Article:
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  • Writer's pictureRobert Baharian

The End of Rate Hikes?

Central banks around the world are hiking rates. This is not insightful. The RBA just hiked rates by 50 basis points to bring the Australian cash rate up to 2.35%. Remember when the RBA weren't going to hike rates until 2024 - ha! How the market laughs in your face.


This is not an Australian phenomenon, in fact, the net number of central banks around the world turned positive. The number of central banks hiking rates is now higher than the number that were hiking in 2008, when central banks attempted to rein in the massive liquidity fueling the global housing bubble. But now, signs are beginning to emerge that the trend in rate hikes may be nearing a peak, as can be seen in the below chart, which may be welcome news for investors. I came across this great piece from Schwab.


The Central Bank of Brazil (BCB) and the Czech National Bank (CNB) were the first major emerging market central banks to start tightening policy last year and lead the rush of other emerging market and developed market central banks to raise rates. They both now appear to be signaling that their respective rates have peaked.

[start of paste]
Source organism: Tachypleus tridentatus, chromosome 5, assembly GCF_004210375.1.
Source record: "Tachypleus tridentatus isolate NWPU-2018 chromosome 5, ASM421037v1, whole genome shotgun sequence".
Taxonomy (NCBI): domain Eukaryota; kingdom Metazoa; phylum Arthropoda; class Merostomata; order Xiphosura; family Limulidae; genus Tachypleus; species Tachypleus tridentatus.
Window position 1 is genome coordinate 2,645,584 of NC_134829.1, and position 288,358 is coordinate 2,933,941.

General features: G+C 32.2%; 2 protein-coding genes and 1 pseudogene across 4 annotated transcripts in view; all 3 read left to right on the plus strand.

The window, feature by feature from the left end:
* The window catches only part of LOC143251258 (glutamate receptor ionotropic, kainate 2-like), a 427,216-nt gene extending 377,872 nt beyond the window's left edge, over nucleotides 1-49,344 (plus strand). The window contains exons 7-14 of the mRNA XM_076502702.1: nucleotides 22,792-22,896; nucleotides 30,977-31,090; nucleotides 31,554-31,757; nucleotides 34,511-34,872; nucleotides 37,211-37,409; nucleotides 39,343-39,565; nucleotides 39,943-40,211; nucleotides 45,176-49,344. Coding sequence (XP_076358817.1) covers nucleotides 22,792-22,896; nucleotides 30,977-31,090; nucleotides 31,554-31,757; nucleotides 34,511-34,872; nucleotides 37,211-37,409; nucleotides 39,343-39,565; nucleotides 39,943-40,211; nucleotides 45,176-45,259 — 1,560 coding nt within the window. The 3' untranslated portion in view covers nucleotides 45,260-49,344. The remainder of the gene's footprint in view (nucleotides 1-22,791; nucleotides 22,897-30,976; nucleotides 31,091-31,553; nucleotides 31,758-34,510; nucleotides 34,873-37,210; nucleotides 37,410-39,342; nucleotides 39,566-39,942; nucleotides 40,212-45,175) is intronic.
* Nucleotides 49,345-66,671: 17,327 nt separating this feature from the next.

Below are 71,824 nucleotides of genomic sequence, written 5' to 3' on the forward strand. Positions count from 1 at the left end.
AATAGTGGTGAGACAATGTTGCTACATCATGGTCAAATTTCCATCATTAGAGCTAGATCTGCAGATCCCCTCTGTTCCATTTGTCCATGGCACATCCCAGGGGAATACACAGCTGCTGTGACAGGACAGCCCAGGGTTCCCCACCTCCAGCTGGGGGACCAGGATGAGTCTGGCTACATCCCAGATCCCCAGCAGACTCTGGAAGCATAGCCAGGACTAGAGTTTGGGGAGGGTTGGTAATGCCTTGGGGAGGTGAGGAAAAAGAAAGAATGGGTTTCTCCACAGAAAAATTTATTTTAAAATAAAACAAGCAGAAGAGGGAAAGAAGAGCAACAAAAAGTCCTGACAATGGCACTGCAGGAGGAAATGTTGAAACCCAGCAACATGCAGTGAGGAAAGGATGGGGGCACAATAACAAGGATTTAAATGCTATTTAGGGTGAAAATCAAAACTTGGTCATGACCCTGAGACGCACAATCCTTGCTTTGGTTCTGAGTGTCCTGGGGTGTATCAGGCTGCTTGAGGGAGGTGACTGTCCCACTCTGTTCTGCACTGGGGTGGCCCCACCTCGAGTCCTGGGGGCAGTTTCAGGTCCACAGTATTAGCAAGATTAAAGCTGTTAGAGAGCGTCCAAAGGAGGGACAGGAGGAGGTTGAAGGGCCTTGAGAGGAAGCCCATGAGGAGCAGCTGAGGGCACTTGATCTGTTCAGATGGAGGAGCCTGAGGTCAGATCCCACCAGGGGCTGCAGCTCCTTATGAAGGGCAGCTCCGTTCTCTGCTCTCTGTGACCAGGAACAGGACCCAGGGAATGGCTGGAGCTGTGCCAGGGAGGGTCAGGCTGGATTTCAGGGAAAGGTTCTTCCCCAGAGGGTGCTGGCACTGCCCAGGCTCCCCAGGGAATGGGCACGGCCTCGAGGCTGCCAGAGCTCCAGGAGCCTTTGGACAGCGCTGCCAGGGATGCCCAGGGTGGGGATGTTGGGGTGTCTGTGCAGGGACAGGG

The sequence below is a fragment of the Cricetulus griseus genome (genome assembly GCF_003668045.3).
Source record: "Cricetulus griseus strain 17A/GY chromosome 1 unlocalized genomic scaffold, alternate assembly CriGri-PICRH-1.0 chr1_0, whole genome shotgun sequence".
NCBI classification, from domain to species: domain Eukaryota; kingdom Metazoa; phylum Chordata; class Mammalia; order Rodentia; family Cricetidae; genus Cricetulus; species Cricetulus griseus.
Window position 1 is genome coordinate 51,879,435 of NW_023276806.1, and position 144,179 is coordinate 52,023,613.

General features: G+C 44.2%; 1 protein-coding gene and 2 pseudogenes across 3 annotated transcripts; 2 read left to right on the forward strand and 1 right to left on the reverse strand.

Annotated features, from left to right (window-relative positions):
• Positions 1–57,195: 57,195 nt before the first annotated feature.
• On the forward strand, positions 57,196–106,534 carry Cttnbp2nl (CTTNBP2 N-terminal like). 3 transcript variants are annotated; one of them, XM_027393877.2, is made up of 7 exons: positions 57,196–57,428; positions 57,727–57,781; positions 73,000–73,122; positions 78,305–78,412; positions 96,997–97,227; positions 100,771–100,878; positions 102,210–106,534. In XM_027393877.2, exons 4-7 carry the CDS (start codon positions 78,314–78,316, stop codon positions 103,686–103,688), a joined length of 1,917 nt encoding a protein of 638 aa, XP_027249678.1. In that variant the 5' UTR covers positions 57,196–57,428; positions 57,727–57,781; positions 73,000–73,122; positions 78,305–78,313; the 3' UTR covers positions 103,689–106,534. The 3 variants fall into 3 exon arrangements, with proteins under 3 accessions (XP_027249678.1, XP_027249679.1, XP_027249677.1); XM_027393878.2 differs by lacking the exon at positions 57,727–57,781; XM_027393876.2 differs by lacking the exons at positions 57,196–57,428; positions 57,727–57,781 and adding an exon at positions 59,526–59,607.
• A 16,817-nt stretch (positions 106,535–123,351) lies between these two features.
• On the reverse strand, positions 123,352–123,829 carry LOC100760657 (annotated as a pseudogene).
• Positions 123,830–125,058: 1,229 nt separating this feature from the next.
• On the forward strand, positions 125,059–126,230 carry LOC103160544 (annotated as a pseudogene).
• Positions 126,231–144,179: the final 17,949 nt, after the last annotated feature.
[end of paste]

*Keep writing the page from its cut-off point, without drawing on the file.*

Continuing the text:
• In Brazil, the August 3 statement from the central bank stated that it will evaluate the need for a "residual hike of a smaller magnitude" after its 50-basis-point (bp) hike announced that day. The BNB is effectively signaling that hikes were likely over but that they were open to evaluating the need for one additional, smaller, and likely final, 25 bp hike at the September meeting.

  • In the Czech Republic, the central bank held rates steady on August 3 after a series of hikes totaling 675 bps and stated that "rates are at a level that is dampening domestic demand pressures." This suggests a view that any further rate hikes are unlikely to be effective in reining in inflation in the near term as growth is expected to weaken in the Czech Republic and around the world.